Keane is a charming and optimistic man who lives freely as a passionate, professional sailor. But the loss of his leg made it hard to find opportunities, causing cracks to form in his up-beat persona. His character is the perfect counterpart to what Anna is going through.

Anna and Keane’s personal stories really put a spotlight on how trauma affects one’s mental health: the hardships of living day to day within a new normal that has a dark gaping hole in it and learning to love life again. Anna’s life used to be all “Anna and Ben” but now she’s unsure how to be just “Anna” without Ben. For Keane, it’s proving he is more than his disability. It’s a painful story and I want to wrap Anna and Keane in a big hug and help them.

Float Plan is also an exciting adventure as you travel with the characters to places you may or may not have heard of or been to, learning little known histories of people, places and events along the way. Trish Doller paints a colorful, scenic view and cultural experience of Anna and Keane’s travels. The details and what the characters encounter made me want to travel to some of these places someday.

Tragically beautiful yet fun and humorous, Float Plan was an enjoyable contemporary, second-chance romance. I was transfixed by the emotional depth of the story and its characters. The ending left me wanting more. I highly recommend Float Plan by Trish Doller if you enjoy books set at sea, second chance romances and plots that take you on a transformative voyage.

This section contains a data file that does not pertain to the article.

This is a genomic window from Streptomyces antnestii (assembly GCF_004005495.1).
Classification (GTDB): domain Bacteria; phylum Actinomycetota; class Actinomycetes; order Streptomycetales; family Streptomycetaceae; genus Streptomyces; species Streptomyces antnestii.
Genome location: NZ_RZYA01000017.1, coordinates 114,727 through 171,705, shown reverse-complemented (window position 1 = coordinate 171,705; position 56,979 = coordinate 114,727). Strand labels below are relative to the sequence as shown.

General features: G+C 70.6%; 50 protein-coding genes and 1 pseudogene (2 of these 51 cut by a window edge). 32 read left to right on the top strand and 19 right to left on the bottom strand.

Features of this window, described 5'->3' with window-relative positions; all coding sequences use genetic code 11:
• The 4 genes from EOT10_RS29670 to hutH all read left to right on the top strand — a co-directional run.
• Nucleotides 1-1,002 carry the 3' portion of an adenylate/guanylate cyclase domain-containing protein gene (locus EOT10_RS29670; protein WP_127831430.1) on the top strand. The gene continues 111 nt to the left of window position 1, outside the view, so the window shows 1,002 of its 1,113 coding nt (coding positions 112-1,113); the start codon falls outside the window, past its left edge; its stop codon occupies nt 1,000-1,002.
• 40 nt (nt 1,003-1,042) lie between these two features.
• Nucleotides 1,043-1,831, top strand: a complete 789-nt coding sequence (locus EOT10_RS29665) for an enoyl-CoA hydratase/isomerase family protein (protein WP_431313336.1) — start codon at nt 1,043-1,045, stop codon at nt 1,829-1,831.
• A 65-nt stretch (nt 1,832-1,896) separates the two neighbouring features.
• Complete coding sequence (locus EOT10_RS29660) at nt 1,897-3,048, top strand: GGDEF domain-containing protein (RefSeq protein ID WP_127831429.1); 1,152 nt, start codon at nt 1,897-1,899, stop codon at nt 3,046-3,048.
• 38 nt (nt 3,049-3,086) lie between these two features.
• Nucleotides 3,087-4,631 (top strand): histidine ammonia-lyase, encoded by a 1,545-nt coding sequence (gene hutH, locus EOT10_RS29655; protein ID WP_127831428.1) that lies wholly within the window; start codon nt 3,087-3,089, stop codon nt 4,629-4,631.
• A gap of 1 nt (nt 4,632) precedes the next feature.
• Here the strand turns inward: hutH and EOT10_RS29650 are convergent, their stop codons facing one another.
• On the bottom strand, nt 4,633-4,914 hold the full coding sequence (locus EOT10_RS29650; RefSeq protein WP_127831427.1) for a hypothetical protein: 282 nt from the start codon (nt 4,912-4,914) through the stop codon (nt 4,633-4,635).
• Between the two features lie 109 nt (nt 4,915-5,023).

ABOUT THE AUTHOR

TRISH DOLLER is the author of novels for teens and adults about love, life, and finding your place in the world. A former journalist and radio personality, Trish has written several YA novels, including the critically acclaimed Something Like Normal, as well as Float Plan, her adult women’s fiction debut. When she’s not writing, Trish loves sailing, traveling, and avoiding housework. She lives in southwest Florida with an opinionated herding dog and an ex-pirate.

Buy link: https://read.macmillan.com/lp/float-plan/

Social Links: @TrishDoller on Instagram and Twitter


24/7 Support That’s Here For You

National Suicide Prevention Lifeline
https://suicidepreventionlifeline.org/
Call 1-800-273-TALK (8255)

The Trevor Project
https://www.thetrevorproject.org/
1-866-488-7386
TrevorChat available
Text START to 678678

Crisis Text Line
www.crisistextline.org
US and Canada – Text HOME to 741741
United Kingdom – Text HOME to 85258
Ireland – Text HOME to 50808

National Alliance On Mental Illness
https://nami.org/Home
NAMI Helpline – Call 800-950-NAMI
Or in a crisis, text “NAMI” to 741741

To Write Love On Her Arms
https://twloha.com/